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Howard Morphy

(b c. 1907; d Yirrkala, 1978).

Australian Aboriginal painter and sculptor . He was the leader of the Gumatj clan of north-east Arnhem Land, Northern Territory, during a critical period of the history of the Yolngu-speaking peoples, and one of the leaders of the Yolngu people in their fight for land rights when tenure of their land was threatened by mining interests in the 1960s and 1970s. Like Mawalan Marika, he was one of the first artists to produce bark paintings for sale to the missionary Wilbur Chaseling in 1935, and he later contributed to Stuart Scougall’s collection for the Art Gallery of New South Wales, Sydney. With Marika and Narritjin Maymurru he helped to develop the episodic-narrative style of paintings characteristic of Yolngu art from the 1960s to the 1980s (e.g. Space Tracking Station, 1967; Adelaide, A. G. S. Australia). He was a prolific painter until the end of his life, and established a productive relationship with the Melbourne art dealer ...

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Vyvyan Brunst and James Cahill

[ Hsiao Yün-ts’ung ; zi Chimu ; hao Wumen Daoren ]

(b Wuhu, Anhui Province, 1596; d 1673).

Chinese painter and poet . He was born some 150 km north of the region inhabited by artists of the Anhui school , with which he became associated, and was a contemporary of its leading member, Hongren. His family hoped he would pursue an official career, but Xiao failed the civil service examinations and instead became a semi-professional painter. He joined the loyalist Fu she (Restoration Society) in 1638 and in 1645 was forced to flee Wuhu in the face of invading Qing troops. On his return two years later he found his house ruined.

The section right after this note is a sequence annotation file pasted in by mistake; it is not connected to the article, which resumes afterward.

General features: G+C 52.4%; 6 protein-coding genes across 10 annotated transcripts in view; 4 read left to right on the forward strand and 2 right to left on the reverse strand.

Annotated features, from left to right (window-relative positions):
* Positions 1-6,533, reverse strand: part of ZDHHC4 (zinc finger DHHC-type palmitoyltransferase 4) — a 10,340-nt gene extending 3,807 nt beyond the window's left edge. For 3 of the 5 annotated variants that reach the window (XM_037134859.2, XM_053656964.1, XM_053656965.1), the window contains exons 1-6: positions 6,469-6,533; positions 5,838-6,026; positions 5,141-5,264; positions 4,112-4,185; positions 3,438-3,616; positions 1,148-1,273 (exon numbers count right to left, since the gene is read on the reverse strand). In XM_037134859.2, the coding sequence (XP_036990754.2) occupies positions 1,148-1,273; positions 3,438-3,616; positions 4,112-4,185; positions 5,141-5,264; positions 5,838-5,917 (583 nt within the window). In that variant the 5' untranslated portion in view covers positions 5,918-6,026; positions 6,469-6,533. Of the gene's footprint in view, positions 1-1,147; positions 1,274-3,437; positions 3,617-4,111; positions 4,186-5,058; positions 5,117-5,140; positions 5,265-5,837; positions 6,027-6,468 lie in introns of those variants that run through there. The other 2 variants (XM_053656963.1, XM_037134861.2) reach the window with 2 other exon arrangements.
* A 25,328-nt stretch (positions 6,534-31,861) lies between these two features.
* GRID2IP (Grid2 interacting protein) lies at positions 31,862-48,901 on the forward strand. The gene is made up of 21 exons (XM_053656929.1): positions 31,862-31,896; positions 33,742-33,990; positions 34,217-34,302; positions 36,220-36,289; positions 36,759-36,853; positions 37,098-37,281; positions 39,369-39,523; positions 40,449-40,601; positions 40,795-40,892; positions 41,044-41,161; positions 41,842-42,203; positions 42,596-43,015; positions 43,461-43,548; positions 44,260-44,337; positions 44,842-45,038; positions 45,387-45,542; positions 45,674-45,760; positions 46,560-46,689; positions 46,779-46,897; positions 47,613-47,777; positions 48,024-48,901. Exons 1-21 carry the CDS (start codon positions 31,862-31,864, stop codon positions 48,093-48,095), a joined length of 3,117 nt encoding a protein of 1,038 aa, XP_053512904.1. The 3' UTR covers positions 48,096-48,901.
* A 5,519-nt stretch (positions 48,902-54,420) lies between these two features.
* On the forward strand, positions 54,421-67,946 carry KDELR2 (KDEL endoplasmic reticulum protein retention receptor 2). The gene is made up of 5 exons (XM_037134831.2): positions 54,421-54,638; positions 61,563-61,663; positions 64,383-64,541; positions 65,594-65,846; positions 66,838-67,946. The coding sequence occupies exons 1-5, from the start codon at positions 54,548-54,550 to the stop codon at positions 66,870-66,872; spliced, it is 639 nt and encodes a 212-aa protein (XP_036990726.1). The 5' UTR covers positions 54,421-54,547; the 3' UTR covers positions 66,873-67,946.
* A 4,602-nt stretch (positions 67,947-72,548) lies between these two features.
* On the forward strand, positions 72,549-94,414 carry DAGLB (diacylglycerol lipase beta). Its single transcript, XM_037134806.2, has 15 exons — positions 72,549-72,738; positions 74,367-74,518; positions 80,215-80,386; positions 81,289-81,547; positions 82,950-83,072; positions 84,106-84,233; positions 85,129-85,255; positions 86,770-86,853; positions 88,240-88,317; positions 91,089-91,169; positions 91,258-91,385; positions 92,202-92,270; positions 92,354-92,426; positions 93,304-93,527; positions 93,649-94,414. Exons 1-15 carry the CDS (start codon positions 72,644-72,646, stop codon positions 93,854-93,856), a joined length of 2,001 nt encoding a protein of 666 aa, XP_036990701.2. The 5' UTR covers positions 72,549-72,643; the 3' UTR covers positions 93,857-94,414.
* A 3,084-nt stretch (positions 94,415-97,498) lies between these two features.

Perhaps partly from a need to make money, Xiao participated in two important printing projects, the Lisao tu (‘Illustrations to the poem Lisao’; c. 1645) and the Taiping shanshui tu (‘Topographical illustrations of the Taiping region’; 1648). Both projects brought together some of the best artists of 17th-century China and are exceptional examples of woodblock-carving and printing, an art that flourished in Anhui Province during the Ming period (...

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Yungang  

Margaret Chung

[Yün-kang]

Chinese Buddhist cave temple complex 16 km west of Datong, Shanxi Province. The complex, consisting of more than 40 caves and innumerable niches containing Buddhist images, was hollowed from the sandstone cliffs of the Wuzhou Mountains during the 5th century ad under the patronage of the Northern Wei dynasty (386–534; see Wei dynasty, §1 ). The influence of Indian and Central Asian models is discernible in the carvings found in the 20 or so larger, earlier caves, while the sculptures in the smaller, later caves and niches display a more mature Chinese style, which reached its highest expression in the sculptural style of the cave temple complex of Longmen , near Luoyang, Henan Province.

The Northern Wei dynasty, founded by the Tuoba or Toba people, who ruled northern China during the Northern and Southern Dynasties period ( ad 310–589), adopted Buddhism as its state religion. Work was begun at Yungang by the emperor ...

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Yungang, Cave 12, sandstone, c. ad 460–475; photo credit: Werner Forman/Art Resource, NY

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Yungang, cave 20, colossal image of Shakyamuni Buddha with attendant, sandstone, h. 13.7 m, c. ad 460–475; photo credit: Werner Forman/Art Resource, NY

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(b Riga, July 15, 1900; d New York, Dec 24, 1983).

American painter and printmaker of Latvian birth. He enrolled in art school in Petrograd (now St Petersburg) and then travelled through Russia. Early influences were Vasily Kandinsky and Kazimir Malevich. He left the country after the Revolution (1917). During the 1920s he lived variously in Europe and Latin America, establishing contact with such leading artists as Emil Nolde, Karl-Georg Heise (1890–1979), and Diego Rivera. Yunkers fought in the Spanish Civil War (1936–9) and moved to Stockholm from 1939 to 1947, where he edited and published the periodicals Creation, Ars, and Art Portfolio (1969 exh. cat., pp. 30–31). In 1947 ten years’ work was lost in a studio fire.